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              Formula One CEO Bernie Ecclestone said that $2.5B
         flotation of Formula One Holdings (F1) "could happen as
         early as next year," according to Patrick Harverson of the
         FINANCIAL TIMES.  A "dispute" between Ecclestone and the 11
         teams competing in F1 delayed the summer sale and had "led
         to speculation that Mr. Ecclestone would abandon the
         flotation."  Ecclestone: "It's not a case of if, it's a case
         of when."  Ecclestone added that "ideally he wanted the
         flotation to go ahead in early 1998, before the start of the
         next F1 season."  Harverson reports that Ecclestone wants
         Salomon Brothers to "cut the time he would spend on a
         roadshow selling the issue to investors."  As for a possible
         private sale, Ecclestone said that he had been approached by
         "one big company keen on buying a controlling stake in his
         business, but he was not interested."  While he would not
         reveal the company, Harverson wrote that BSkyB "had shown an
         interest" in investing in F1 (FINANCIAL TIMES, 9/29).

    Print | Tags: BSkyB, Finance, Formula One, Washington Nationals

              As reported in yesterday's DAILY, CO-based Gart Sports
         Co. acquired IL-based Sportmart to form the second-largest
         sporting goods retailer in the U.S.  Terms of the deal were
         not released, but Gart, which is controlled by the L.A.
         banking firm Leonard Green & Partners, will issue stock to
         Sportmart holders "representing" a 27.5% stake in the new
         company.  The combined company, which will be "about" 60%
         controlled by Green, will look to be traded publicly on the
         NASDAQ.  Yesterday, Sportmart shares on the NASDAQ dropped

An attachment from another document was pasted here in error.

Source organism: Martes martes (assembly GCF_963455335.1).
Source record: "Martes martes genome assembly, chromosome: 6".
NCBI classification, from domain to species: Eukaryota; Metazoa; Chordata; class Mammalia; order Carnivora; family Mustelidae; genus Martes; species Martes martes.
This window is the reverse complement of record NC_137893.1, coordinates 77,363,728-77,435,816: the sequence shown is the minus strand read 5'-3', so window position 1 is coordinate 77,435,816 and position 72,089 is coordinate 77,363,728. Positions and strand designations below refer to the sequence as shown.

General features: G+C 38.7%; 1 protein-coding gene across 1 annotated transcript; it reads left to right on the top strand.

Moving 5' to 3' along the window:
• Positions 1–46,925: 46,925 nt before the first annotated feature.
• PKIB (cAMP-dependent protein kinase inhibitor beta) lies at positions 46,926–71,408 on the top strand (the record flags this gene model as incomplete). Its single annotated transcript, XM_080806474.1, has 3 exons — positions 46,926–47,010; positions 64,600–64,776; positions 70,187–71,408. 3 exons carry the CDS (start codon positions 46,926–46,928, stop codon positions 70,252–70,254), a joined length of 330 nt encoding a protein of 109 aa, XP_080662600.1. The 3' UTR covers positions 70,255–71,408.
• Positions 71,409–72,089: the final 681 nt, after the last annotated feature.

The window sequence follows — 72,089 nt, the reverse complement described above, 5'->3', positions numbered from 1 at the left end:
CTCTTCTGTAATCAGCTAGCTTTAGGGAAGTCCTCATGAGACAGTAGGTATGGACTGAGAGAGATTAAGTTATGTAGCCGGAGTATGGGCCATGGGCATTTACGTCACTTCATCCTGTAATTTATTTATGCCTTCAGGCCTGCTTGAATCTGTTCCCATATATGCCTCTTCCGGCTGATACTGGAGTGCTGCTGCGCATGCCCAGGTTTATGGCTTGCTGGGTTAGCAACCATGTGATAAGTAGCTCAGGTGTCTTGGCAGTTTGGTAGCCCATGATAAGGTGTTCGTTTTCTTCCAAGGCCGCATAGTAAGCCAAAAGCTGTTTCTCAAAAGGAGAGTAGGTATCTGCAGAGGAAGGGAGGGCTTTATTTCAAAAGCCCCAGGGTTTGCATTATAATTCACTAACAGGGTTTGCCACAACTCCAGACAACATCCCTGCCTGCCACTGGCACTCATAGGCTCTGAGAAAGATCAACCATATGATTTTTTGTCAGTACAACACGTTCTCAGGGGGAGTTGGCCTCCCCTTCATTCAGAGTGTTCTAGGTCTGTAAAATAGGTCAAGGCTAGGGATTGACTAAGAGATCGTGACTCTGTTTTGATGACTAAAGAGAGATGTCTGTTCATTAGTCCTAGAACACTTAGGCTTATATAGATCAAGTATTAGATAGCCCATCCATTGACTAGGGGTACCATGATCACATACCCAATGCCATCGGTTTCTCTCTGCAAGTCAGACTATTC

$1.1875, or 25%, to $3.5625 (WALL STREET JOURNAL, 9/30).
              REAX: In Denver, Penny Parker writes that Sportmart had
         seen "a dramatic downward slide" in its stock price from
         $10.063 in June '95 to its current state.  Paine Webber
         analyst Aram Rubinson: "It helps bail Sportmart out of their
         own issues, but they're taking a price below the original
         market value.  It doesn't change the fact that there are too
         many stores out there" (DENVER POST, 9/30).  For FY '97,
         Gart reported a net income of $4.5M.  Gart CEO Doug Morton,
         who will retain his title in the new company: "We built a
         lot of value in Gart.  We're not in debt; we're profitable,
         that's unique in the industry."  Sportmart and Gart stores
         will keep their own names and Denver will be the new
         corporate headquarters.  Sportmart Chair Larry Hochberg, and
         his son, Sportmart CEO Andrew, will be elected to Gart's
         Board of Directors (Dina Bunn, ROCKY MOUNTAIN NEWS, 9/30).  

    Print | Tags: Finance
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